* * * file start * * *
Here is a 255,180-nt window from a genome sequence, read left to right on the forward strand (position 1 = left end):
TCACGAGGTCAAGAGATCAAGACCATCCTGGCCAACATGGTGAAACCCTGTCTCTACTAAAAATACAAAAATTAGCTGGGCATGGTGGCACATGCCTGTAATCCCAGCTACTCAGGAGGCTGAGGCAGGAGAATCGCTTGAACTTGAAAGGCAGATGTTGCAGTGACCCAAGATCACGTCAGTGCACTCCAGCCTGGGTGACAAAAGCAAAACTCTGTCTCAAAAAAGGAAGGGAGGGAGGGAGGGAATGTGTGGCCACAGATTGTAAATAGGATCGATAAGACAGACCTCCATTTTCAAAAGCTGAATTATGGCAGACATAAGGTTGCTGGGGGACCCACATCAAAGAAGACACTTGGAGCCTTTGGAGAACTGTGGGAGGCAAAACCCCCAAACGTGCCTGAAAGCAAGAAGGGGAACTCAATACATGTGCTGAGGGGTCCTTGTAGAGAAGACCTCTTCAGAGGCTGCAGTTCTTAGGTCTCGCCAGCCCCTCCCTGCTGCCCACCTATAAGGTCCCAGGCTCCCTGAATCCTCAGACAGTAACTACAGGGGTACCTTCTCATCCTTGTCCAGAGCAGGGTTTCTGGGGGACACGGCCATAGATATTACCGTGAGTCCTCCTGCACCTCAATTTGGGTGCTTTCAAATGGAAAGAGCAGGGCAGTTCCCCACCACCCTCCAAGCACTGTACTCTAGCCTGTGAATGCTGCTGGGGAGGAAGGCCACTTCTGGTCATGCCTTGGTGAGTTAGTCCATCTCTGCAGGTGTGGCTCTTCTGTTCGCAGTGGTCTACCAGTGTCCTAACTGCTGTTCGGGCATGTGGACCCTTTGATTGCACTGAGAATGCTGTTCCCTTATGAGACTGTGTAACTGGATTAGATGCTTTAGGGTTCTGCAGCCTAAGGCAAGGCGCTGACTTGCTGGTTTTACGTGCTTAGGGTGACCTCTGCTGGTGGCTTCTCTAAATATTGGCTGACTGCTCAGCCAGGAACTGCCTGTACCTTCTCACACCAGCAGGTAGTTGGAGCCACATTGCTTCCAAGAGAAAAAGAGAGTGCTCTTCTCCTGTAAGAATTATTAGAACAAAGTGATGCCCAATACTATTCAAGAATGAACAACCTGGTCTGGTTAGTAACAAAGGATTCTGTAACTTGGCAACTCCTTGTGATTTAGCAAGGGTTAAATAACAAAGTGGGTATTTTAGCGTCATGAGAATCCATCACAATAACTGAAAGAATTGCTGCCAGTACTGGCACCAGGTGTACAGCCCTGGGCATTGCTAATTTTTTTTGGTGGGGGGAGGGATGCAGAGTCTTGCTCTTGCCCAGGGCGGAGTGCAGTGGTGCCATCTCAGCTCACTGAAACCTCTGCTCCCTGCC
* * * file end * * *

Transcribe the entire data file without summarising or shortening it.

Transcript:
Here is a 255,180-nt window from a genome sequence, read left to right on the forward strand (position 1 = left end):
TCACGAGGTCAAGAGATCAAGACCATCCTGGCCAACATGGTGAAACCCTGTCTCTACTAAAAATACAAAAATTAGCTGGGCATGGTGGCACATGCCTGTAATCCCAGCTACTCAGGAGGCTGAGGCAGGAGAATCGCTTGAACTTGAAAGGCAGATGTTGCAGTGACCCAAGATCACGTCAGTGCACTCCAGCCTGGGTGACAAAAGCAAAACTCTGTCTCAAAAAAGGAAGGGAGGGAGGGAGGGAATGTGTGGCCACAGATTGTAAATAGGATCGATAAGACAGACCTCCATTTTCAAAAGCTGAATTATGGCAGACATAAGGTTGCTGGGGGACCCACATCAAAGAAGACACTTGGAGCCTTTGGAGAACTGTGGGAGGCAAAACCCCCAAACGTGCCTGAAAGCAAGAAGGGGAACTCAATACATGTGCTGAGGGGTCCTTGTAGAGAAGACCTCTTCAGAGGCTGCAGTTCTTAGGTCTCGCCAGCCCCTCCCTGCTGCCCACCTATAAGGTCCCAGGCTCCCTGAATCCTCAGACAGTAACTACAGGGGTACCTTCTCATCCTTGTCCAGAGCAGGGTTTCTGGGGGACACGGCCATAGATATTACCGTGAGTCCTCCTGCACCTCAATTTGGGTGCTTTCAAATGGAAAGAGCAGGGCAGTTCCCCACCACCCTCCAAGCACTGTACTCTAGCCTGTGAATGCTGCTGGGGAGGAAGGCCACTTCTGGTCATGCCTTGGTGAGTTAGTCCATCTCTGCAGGTGTGGCTCTTCTGTTCGCAGTGGTCTACCAGTGTCCTAACTGCTGTTCGGGCATGTGGACCCTTTGATTGCACTGAGAATGCTGTTCCCTTATGAGACTGTGTAACTGGATTAGATGCTTTAGGGTTCTGCAGCCTAAGGCAAGGCGCTGACTTGCTGGTTTTACGTGCTTAGGGTGACCTCTGCTGGTGGCTTCTCTAAATATTGGCTGACTGCTCAGCCAGGAACTGCCTGTACCTTCTCACACCAGCAGGTAGTTGGAGCCACATTGCTTCCAAGAGAAAAAGAGAGTGCTCTTCTCCTGTAAGAATTATTAGAACAAAGTGATGCCCAATACTATTCAAGAATGAACAACCTGGTCTGGTTAGTAACAAAGGATTCTGTAACTTGGCAACTCCTTGTGATTTAGCAAGGGTTAAATAACAAAGTGGGTATTTTAGCGTCATGAGAATCCATCACAATAACTGAAAGAATTGCTGCCAGTACTGGCACCAGGTGTACAGCCCTGGGCATTGCTAATTTTTTTTGGTGGGGGGAGGGATGCAGAGTCTTGCTCTTGCCCAGGGCGGAGTGCAGTGGTGCCATCTCAGCTCACTGAAACCTCTGCTCCCTGCC